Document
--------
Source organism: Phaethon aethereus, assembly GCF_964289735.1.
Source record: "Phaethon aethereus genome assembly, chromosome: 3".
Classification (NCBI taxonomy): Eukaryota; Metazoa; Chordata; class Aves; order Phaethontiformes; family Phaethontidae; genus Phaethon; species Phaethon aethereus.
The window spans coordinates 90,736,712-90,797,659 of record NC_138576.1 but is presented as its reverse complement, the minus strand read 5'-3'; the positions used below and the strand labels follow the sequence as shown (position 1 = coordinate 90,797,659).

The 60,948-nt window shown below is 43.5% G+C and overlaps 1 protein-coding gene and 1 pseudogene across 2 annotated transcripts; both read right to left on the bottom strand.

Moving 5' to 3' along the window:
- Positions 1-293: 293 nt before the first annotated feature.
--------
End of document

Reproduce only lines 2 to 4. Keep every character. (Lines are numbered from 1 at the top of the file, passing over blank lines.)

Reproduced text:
Source record: "Phaethon aethereus genome assembly, chromosome: 3".
Classification (NCBI taxonomy): Eukaryota; Metazoa; Chordata; class Aves; order Phaethontiformes; family Phaethontidae; genus Phaethon; species Phaethon aethereus.
The window spans coordinates 90,736,712-90,797,659 of record NC_138576.1 but is presented as its reverse complement, the minus strand read 5'-3'; the positions used below and the strand labels follow the sequence as shown (position 1 = coordinate 90,797,659).